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A form of title to trust property held by the beneficiary, where legal title resides in the trustee and the courts recognize certain rights in favour of the former. While the trustee's interest in this property appears to be one of complete ownership and possession, the trustee does not have the right to receive any benefits from the property. Such a right belongs solely to the beneficiary and constitutes the very substance of the equitable title.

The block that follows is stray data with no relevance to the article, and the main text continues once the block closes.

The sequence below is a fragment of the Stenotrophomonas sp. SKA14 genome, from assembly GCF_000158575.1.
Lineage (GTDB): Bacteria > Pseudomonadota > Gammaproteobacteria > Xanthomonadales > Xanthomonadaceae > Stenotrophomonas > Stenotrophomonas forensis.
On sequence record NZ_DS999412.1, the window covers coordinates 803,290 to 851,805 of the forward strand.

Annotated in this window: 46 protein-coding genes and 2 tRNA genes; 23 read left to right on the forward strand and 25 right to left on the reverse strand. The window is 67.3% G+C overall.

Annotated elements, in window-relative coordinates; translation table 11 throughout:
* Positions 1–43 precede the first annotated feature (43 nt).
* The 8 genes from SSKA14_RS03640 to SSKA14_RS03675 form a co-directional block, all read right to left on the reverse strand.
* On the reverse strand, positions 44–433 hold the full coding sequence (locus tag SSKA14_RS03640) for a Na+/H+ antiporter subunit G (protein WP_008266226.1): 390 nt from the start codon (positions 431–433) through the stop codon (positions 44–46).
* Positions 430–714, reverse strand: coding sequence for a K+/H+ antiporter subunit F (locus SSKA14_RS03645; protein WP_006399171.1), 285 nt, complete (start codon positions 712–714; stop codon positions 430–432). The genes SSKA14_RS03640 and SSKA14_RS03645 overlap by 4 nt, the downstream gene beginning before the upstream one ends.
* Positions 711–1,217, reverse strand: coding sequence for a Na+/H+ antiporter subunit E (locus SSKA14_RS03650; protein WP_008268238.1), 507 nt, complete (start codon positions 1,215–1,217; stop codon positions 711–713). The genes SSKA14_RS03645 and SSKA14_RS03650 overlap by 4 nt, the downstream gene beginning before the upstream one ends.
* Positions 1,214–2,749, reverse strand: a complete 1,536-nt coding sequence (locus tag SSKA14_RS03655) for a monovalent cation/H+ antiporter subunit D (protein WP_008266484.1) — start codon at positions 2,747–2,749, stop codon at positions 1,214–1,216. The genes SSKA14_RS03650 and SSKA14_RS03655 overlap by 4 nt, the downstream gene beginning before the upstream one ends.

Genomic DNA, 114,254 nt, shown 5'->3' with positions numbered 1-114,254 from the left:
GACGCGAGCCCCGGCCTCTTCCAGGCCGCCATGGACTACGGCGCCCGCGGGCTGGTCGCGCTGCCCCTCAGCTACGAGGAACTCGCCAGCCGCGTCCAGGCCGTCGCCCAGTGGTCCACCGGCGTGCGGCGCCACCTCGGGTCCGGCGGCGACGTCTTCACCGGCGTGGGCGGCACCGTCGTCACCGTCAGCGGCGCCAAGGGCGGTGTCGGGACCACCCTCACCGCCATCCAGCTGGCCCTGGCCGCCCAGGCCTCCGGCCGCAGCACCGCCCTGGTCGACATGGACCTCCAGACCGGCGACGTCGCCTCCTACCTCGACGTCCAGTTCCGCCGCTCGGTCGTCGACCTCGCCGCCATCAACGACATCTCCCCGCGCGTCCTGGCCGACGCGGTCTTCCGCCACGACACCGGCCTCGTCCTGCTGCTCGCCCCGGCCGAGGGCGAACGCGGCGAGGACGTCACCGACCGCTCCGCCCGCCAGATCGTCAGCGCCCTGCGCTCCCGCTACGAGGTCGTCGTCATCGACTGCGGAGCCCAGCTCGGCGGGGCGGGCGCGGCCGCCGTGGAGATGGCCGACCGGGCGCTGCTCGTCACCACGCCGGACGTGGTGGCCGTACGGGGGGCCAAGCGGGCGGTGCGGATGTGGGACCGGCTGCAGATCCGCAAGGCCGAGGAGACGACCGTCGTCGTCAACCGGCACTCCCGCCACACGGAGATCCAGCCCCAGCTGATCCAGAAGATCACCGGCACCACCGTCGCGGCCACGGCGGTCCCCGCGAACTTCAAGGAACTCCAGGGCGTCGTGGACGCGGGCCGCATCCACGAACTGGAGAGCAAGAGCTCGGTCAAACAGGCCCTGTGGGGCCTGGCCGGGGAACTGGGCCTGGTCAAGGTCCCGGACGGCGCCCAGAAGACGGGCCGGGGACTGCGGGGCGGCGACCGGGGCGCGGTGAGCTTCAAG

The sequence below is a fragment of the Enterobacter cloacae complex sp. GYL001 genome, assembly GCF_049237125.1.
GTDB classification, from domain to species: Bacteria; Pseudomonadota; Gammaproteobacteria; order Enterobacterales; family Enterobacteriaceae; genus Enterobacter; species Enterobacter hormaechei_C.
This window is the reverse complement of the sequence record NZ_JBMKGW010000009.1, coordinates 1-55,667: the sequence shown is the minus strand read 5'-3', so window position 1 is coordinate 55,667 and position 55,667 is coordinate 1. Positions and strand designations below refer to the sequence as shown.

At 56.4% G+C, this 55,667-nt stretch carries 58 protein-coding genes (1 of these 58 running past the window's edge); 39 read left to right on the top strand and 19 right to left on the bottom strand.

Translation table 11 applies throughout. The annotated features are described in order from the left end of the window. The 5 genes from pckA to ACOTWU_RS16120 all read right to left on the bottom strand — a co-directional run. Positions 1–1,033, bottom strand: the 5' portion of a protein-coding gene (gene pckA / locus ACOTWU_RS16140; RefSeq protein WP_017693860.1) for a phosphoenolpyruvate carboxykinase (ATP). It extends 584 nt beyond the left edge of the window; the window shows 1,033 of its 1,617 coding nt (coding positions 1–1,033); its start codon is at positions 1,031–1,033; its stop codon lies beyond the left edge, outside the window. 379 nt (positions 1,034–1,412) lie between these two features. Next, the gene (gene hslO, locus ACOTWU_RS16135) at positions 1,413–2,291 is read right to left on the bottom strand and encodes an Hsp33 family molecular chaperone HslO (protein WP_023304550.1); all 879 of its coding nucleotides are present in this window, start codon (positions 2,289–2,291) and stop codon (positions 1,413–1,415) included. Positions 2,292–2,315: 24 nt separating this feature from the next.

Possession of this title implies judicial recognition and enforcement of the beneficiary's right of enjoyment and use with respect to a particular asset or property under the principles of equity. Although separate courts with equitable jurisdiction no longer exist, the distinction between equitable and legal title remains an essential element of trust and property law. This is due to the continuing social utility of a rather unique form of relationship, in which one or more individuals hold property subject to certain duties of protection and management for the benefit of others.